Whether it leads to more severe disease is a matter of intense debate. Doctors and nurses on the front lines report that infected children appear to be sicker than earlier in the pandemic. And several studies, including a report based on data from Scotland, suggested the variant doubles the risk of hospitalization regardless of a patient’s age. But the evidence is still mostly anecdotal and some contend co-infections with other viruses, and the larger number of stricken kids may account for what doctors are seeing.
Mark Williams, dean of the College of Public Health at the University of Arkansas for Medical Sciences, said that even the first signs of illness look distinct — “more like a typical cold or pneumonia,” than they did a year ago. These include a sore throat, for example, or runny nose, as opposed to a rash or stomach pains which doctors saw more of before.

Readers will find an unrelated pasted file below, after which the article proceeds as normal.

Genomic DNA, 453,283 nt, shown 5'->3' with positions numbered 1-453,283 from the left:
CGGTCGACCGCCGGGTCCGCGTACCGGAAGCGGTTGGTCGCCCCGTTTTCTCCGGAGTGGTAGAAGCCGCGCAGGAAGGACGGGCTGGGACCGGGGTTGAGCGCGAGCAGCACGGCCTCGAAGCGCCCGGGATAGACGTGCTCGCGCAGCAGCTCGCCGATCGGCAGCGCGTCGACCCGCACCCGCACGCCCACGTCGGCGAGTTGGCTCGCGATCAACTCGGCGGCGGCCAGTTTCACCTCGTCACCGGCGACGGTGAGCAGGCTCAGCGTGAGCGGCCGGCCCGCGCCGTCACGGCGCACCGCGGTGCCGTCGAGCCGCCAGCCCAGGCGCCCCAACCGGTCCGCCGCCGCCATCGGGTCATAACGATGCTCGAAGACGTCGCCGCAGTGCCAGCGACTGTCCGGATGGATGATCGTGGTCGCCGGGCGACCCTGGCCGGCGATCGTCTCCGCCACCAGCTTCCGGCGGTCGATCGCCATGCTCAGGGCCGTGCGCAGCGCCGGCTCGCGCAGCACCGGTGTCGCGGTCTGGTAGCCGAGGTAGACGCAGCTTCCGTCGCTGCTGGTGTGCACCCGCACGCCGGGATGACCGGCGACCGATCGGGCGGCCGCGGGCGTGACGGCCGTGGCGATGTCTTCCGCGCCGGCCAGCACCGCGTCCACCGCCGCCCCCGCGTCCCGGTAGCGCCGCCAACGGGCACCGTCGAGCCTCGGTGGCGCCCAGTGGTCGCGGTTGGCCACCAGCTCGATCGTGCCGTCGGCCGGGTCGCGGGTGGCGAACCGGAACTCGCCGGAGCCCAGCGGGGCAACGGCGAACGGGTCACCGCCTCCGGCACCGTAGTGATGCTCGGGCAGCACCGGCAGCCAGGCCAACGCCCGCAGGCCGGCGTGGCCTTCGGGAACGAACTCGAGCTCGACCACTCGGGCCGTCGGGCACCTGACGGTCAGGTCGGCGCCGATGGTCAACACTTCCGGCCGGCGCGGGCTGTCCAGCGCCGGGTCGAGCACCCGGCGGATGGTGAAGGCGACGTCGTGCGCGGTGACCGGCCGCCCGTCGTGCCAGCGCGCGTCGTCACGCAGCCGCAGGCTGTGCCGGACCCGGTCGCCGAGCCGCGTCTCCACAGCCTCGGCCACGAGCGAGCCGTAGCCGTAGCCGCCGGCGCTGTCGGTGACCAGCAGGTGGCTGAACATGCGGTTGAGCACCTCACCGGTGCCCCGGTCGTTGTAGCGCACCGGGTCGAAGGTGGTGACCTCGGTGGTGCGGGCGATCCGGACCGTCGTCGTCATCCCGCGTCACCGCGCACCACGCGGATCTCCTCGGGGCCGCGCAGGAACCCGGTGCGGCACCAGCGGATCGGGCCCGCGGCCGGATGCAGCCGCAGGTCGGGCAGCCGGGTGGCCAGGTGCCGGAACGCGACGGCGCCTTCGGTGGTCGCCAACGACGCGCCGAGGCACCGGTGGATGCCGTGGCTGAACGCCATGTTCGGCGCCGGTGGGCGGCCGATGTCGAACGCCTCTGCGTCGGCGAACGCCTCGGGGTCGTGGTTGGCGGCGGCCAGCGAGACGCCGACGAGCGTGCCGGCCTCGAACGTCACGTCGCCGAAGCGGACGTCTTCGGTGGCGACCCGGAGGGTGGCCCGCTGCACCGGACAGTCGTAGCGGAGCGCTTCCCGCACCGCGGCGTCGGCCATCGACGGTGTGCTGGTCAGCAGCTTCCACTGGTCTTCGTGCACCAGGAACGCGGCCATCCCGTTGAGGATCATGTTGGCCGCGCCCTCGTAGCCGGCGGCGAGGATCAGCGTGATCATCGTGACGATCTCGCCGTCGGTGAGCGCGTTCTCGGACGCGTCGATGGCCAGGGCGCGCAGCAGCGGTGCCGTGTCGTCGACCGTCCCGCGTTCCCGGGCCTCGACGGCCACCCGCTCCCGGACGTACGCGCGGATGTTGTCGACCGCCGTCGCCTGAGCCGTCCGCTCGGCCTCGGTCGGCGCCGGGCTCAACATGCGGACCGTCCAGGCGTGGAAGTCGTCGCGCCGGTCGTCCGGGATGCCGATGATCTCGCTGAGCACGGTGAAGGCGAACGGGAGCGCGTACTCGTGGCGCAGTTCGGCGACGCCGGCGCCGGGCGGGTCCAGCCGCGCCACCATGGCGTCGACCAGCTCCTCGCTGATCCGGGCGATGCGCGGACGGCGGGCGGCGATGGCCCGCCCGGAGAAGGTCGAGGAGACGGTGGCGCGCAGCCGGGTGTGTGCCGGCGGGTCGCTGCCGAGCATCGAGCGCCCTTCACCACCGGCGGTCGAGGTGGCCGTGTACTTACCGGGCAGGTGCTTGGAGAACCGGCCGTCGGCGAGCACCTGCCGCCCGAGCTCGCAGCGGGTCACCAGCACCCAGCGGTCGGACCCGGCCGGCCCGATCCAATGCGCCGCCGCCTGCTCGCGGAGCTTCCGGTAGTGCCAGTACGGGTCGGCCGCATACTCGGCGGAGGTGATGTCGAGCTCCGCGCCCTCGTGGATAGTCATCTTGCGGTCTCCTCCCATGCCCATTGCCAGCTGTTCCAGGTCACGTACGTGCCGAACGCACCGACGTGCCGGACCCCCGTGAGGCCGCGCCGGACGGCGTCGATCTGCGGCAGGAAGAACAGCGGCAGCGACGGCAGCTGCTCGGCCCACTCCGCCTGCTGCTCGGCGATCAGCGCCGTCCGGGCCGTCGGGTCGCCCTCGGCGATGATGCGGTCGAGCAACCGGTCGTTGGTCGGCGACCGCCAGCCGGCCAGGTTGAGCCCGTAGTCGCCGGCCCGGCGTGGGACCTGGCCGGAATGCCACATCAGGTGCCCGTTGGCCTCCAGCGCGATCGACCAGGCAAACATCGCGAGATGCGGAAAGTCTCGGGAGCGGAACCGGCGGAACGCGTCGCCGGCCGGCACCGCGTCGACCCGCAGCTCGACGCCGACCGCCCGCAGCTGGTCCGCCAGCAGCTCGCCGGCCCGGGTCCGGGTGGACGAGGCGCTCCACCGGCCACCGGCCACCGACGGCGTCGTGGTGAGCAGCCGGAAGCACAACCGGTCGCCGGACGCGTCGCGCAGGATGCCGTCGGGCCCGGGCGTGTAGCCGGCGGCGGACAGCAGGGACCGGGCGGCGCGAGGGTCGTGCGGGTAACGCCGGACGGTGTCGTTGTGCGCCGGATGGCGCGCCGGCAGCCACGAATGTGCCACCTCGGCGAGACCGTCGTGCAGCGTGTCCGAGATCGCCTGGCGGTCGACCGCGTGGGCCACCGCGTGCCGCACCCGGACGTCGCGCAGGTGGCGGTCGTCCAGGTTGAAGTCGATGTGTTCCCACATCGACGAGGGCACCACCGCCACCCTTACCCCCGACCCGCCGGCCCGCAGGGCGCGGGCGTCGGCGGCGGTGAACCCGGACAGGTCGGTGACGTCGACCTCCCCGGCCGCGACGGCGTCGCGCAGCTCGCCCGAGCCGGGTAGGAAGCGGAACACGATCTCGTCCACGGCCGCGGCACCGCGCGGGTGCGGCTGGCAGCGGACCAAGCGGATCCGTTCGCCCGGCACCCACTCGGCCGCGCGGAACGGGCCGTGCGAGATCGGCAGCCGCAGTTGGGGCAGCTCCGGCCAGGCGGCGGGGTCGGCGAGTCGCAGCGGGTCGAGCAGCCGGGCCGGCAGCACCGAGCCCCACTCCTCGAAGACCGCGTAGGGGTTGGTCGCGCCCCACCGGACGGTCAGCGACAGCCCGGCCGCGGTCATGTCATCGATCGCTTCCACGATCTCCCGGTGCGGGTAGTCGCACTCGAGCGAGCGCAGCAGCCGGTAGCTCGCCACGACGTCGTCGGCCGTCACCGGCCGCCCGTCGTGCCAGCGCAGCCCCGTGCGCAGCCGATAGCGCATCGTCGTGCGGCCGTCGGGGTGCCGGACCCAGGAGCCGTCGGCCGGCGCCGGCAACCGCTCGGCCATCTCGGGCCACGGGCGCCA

“The delta variant is acting very, very differently with respect to kids,” agreed Rick Barr, chief clinical officer at Arkansas Children’s, who said the illness appears to have more of a respiratory impact.
At Barr’s hospital last week, the pediatric intensive care unit was a frantic rush of activity. A boy who was admitted the night before had worsened and needed to be intubated. A new patient arrived to take the second-to-last open bed — a school-age girl with signs of MIS-C, the life-threatening inflammatory syndrome that often appears two to six weeks after a covid infection.
“It’s exhausting and nonstop,” said nurse Brittany Rowell. “These kids are the strongest people I’ve ever met.”